Supreme Court Marshal asks state officials to act against protests at judges’ houses: NPR

Law enforcement officers watch as protesters march past Judge Brett Kavanaugh’s home in suburban Maryland in June.

Nathan Howard/Getty Images


hide caption

switch caption

Nathan Howard/Getty Images

Supreme Court Marshal asks state officials to act against protests at judges' houses: NPR

Law enforcement officers watch as protesters march past Judge Brett Kavanaugh’s home in suburban Maryland in June.

Nathan Howard/Getty Images

In a series of letters sent this weekend, the U.S. Supreme Court Marshal called on officials in Maryland and Virginia to “enforce” state and local laws that, she wrote, “prohibit picket prohibition outside the homes of Supreme Court justices.” “.

“For weeks, large groups of protesters have been chanting slogans, using megaphones and beating drums in the homes of Justices in Virginia,” Marshal Gail Curley wrote to Virginia Gov Glenn Youngkin. “This is exactly the kind of behavior that Virginia law forbids.”

Curley sent similar letters to Maryland Gov. Larry Hogan, along with several Maryland and Virginia officials.

Curley’s requests come after weeks of protests and picket action outside the homes of conservative court judges in the Maryland and Virginia suburbs of Washington, DC. Roe v. Wade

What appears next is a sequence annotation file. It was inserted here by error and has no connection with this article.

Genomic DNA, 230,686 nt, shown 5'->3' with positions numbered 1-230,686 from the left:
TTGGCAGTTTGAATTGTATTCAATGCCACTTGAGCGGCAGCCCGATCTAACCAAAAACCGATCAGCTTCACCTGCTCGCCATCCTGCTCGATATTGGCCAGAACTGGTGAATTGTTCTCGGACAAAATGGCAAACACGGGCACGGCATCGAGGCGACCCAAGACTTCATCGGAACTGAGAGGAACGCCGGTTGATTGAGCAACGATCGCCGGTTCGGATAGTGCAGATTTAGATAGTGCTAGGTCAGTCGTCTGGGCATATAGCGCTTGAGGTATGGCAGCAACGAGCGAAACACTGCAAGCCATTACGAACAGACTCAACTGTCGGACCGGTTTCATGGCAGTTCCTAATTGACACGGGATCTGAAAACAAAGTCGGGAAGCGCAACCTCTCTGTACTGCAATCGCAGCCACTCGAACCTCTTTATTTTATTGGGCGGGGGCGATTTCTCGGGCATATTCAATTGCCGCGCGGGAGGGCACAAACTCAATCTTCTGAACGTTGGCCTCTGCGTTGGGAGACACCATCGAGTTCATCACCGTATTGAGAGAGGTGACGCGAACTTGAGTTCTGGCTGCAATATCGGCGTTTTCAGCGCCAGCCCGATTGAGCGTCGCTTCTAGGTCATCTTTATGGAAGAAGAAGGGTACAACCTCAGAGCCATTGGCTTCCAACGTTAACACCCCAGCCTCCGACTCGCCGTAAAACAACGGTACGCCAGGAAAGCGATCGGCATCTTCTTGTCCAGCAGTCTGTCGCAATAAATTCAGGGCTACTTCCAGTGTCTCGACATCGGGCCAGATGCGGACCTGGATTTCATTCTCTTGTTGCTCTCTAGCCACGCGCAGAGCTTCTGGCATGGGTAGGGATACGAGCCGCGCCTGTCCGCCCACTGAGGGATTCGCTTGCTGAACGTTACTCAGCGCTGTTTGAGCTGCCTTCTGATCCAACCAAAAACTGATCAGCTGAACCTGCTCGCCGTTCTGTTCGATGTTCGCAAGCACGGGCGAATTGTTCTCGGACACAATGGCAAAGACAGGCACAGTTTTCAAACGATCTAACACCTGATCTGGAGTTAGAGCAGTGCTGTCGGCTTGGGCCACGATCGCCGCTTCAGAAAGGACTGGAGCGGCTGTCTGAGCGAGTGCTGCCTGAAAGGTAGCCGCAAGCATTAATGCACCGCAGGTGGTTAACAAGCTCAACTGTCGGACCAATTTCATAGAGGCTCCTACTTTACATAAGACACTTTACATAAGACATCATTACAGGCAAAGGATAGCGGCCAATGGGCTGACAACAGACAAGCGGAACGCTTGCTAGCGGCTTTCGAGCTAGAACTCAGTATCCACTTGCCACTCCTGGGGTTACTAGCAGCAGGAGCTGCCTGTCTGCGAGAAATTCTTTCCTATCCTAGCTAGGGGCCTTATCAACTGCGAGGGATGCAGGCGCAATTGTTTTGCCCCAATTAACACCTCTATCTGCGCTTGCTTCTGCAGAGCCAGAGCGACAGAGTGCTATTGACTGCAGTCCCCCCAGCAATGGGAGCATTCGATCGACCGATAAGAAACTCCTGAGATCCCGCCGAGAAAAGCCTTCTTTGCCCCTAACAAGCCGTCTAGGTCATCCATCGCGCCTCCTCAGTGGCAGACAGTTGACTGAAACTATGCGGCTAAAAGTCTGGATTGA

In June, police arrested an armed man near Judge Brett Kavanaugh’s home after the man called 911 to confess to being suicidal and having traveled to Maryland with the intent to harm him and Kavanaugh. He has since pleaded not guilty to a single charge of attempted murder of the judge.

Law enforcement officers, both federal and local, have been in the judges’ homes since the beginning of the protests. But the governors of Virginia and Maryland have previously said that the responsibility for managing the protests rests with federal law enforcement.

In a letter sent in May to U.S. Attorney General Merrick Garland, the two governors cited a federal law which explicitly forbids demonstrations in front of judges, and they urged Garland to enforce it.

Then, at Garland’s direction, the US Marshals Service “speeded up 24-hour security” at judges’ homes, the Justice Department said.

Yet protests have continued and intensified in recent days after the court’s conservative majority made a series of key decisions consistent with Republican political leanings on abortion, gun control and the government’s ability to tackle climate change. .

On Saturday, a spokesperson for Maryland Gov. Hogan expressed concerns about the First Amendment provisions cited by the Marshal, and he criticized what he described as the “continuous refusal of multiple federal entities to act” against the protests.

“Had the Marshal taken the time to investigate the matter, she would have been informed that the constitutionality of the statute cited in her letter has been questioned by the Maryland Attorney General,” Michael Ricci wrote in his response to curley.

“Amid it all, our state and local law enforcement agencies are on the front lines every day to protect these communities,” he said.

A spokesman for the governor of Virginia said Virginia law enforcement would continue to help, but called on Garland “to do his job by enforcing the much more robust federal law.”

Leave a Comment